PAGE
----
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Learning Disabilities and Adults


1. Discovery Phase of Adults with Learning Disabilities
2. Getting Help for Adults with Learning Disabilities
3. Learning Styles of Adults with Learning Disabilities
4. Finding Solutions for Adults with Learning Disabilities
5. Getting in Motion for Adults with Learning Disabilities
6. Parent and Child with Similar Learning Disabilities

5. Getting in Motion for Adults with Learning Disabilities

by Susan Kramer

I've written about the benefits of kids learning ballet. And recently I came across an article about research being done in Baltimore, Maryland that helps stroke victims relearn to walk with an even stride.

What I found teaching ballet, rhythms and dance is that these physical disciplines help students of all ages learn academics.

This is useful at any age. When I taught adults ballet they indeed became more coordinated and were able to learn to use their arms in different positions and movements from each other, as well as move their legs around in different directions from each other.

For example, in ballet training one leg is the 'working' leg and the other the 'supporting' leg. And then the movement is done with the other leg taking the opposite role.

For the adult with learning disabilities I have found that learning a structured dance form or even moving in patterns with the arms and legs going in different directions has these advantages for higher learning in the classroom or in practical living for kids and adults.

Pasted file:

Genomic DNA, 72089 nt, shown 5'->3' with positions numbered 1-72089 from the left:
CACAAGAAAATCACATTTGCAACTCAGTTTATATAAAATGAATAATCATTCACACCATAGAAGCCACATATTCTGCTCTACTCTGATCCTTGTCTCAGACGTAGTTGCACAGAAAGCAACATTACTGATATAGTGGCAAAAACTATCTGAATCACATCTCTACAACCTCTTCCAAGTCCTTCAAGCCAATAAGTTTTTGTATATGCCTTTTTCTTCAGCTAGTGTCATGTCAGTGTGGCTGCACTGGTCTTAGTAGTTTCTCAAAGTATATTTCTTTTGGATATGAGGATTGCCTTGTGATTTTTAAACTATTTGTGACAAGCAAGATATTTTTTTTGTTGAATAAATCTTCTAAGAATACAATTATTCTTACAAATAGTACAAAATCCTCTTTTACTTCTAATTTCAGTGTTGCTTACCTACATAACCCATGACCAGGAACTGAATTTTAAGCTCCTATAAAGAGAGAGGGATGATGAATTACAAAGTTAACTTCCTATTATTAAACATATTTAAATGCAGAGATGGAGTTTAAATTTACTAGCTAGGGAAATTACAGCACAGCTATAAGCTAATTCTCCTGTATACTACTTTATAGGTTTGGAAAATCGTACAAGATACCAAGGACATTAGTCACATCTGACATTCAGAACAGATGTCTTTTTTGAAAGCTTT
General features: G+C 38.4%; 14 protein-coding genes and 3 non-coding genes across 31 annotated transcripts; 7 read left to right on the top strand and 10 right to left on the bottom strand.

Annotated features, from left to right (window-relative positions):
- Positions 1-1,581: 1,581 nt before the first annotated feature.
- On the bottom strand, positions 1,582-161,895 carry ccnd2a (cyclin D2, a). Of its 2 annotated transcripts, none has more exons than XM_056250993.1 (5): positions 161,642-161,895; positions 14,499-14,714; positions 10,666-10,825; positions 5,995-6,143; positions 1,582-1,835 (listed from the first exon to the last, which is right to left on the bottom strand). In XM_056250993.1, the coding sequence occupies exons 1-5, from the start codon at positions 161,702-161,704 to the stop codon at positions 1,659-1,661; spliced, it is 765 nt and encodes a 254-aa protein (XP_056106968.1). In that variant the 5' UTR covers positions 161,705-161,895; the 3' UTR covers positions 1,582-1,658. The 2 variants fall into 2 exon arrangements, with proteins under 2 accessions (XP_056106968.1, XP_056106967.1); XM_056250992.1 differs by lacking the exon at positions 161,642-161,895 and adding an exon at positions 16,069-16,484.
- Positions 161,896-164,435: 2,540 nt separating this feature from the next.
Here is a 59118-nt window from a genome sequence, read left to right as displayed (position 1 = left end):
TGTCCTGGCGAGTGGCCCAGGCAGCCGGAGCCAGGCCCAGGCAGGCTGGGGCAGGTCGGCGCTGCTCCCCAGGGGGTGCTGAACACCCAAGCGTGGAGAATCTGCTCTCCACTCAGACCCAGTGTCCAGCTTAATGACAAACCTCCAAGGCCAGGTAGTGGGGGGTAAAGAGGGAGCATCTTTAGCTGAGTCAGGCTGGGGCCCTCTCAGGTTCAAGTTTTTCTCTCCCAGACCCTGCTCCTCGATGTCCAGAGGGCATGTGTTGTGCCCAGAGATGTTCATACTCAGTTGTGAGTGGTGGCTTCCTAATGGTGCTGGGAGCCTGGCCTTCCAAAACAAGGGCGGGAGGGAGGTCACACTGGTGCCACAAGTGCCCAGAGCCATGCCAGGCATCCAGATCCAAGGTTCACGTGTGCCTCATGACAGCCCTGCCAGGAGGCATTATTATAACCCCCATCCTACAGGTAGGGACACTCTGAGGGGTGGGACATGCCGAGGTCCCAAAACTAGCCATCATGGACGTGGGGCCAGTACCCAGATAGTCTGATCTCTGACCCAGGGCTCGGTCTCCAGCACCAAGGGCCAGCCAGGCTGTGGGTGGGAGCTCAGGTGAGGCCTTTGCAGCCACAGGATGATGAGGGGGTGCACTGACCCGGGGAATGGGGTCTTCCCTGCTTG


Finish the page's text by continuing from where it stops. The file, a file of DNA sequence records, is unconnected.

Some examples:
1. Forward, backward and sideways movement (reading and writing patterns on the page); 2. identifying right side and left side of body (learning to read and write); 3. developing memory (basic to all academic skills); 4. understanding sequencing (reading comprehension); 5. using arms in opposition to legs (right-left brain coordination); 6. learning patience with self and cooperation with others (communication skills); 7. finishing what is begun; the steps, the sequence, completing the whole (completing work in a way that others can understand); 8. finding that learning can be fun while moving enthusiastically (enthusiasm increases energy for learning).

All in all, I have found that coordinating motion keeps our body-mind systems fit and working for us as best they can throughout adulthood. And when we are fit, we feel like putting forth the effort to keep trying new techniques for learning what may have been tough to grasp in childhood.

recommended resource of kinesthetic exercises and lessons:

Free to Move
Learning Kinesthetically
(click on image)
Free to Move, Learning Kinesthetically by Susan Kramer

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All articles copyright 2000-2011 Susan Kramer